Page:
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Effects of a single dose of psilocybin on behaviour, brain 5-HT 2A receptor occupancy and gene expression in the pig

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Abstract

Psilocybin has in some studies shown promise as treatment of major depressive disorder and psilocybin therapy was in 2019 twice designated as breakthrough therapy by the U.S. Food and Drug Administration (FDA). A very particular feature is that ingestion of just a single dose of psilocybin is associated with lasting changes in personality and mood. The underlying molecular mechanism behind its effect is, however, unknown. In a translational pig model, we here present the effects of a single dose of psilocybin on pig behaviour, receptor occupancy and gene expression in the brain. An acute i.v. injection of 0.08 mg/kg psilocybin to awake female pigs induced characteristic behavioural changes in terms of headshakes, scratching and rubbing, lasting around 20 min. A similar dose was associated with a cerebral 5-HT2A receptor occupancy of 67%, as determined by positron emission tomography, and plasma psilocin levels were comparable to what in humans is associated with an intense psychedelic experience. We found that 19 genes were differentially expressed in prefrontal cortex one day after psilocybin injection, and 3 genes after 1 week. Gene Set Enrichment Analysis demonstrated that multiple immunological pathways were regulated 1 week after psilocybin exposure. This provides a framework for future investigations of the lasting molecular mechanisms induced by a single dose of psilocybin. In the light of an ongoing debate as to whether psilocybin is a safe treatment for depression and other mental illnesses, it is reassuring that our data suggest that any effects on gene expression are very modest.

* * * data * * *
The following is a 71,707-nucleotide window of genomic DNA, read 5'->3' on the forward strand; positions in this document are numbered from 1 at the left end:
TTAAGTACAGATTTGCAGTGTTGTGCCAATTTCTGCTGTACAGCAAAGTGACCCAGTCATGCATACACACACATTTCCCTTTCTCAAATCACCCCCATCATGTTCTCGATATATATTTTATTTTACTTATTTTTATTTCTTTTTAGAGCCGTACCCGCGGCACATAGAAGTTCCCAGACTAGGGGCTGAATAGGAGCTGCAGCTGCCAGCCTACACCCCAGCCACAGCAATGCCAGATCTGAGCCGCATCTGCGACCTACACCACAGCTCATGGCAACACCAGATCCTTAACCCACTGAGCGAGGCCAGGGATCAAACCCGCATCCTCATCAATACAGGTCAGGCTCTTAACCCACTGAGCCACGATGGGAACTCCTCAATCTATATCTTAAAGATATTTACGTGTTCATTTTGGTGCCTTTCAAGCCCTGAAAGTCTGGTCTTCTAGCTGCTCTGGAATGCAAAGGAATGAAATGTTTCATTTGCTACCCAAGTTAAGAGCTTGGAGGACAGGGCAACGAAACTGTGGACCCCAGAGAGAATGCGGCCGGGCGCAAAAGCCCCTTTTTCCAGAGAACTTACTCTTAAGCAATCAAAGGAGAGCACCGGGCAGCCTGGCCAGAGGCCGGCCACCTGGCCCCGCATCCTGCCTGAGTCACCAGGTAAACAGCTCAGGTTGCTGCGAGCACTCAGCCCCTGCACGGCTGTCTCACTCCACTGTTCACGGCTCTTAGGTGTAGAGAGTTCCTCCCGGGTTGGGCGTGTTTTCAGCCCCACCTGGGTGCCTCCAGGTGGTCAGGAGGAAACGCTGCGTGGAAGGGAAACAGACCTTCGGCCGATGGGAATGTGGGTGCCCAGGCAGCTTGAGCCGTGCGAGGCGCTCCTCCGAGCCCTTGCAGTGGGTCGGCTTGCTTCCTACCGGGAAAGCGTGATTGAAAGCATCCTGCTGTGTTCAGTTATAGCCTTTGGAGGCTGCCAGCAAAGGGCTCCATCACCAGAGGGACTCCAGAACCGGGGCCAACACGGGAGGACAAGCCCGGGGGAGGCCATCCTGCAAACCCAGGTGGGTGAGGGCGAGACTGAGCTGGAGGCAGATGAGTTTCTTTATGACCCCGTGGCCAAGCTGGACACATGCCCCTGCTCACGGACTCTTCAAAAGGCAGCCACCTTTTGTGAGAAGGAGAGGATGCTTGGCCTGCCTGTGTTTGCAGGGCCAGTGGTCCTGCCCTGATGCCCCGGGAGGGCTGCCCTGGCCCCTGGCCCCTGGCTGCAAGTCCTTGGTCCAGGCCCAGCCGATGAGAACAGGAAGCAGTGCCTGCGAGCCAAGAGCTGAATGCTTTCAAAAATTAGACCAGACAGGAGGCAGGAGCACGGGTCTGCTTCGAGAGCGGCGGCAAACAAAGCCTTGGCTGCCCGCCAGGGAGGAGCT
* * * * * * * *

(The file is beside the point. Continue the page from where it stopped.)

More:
Donovan, L. L., Johansen, J. V., Ros, N. F., Jaberi, E., Linnet, K., Johansen, S. S., Ozenne, B., Issazadeh-Navikas, S., Hansen, H. D., & Knudsen, G. M. (2021). Effects of a single dose of psilocybin on behaviour, brain 5-HT2A receptor occupancy and gene expression in the pig. European neuropsychopharmacology : the journal of the European College of Neuropsychopharmacology, 42, 1–11. https://doi.org/10.1016/j.euroneuro.2020.11.013

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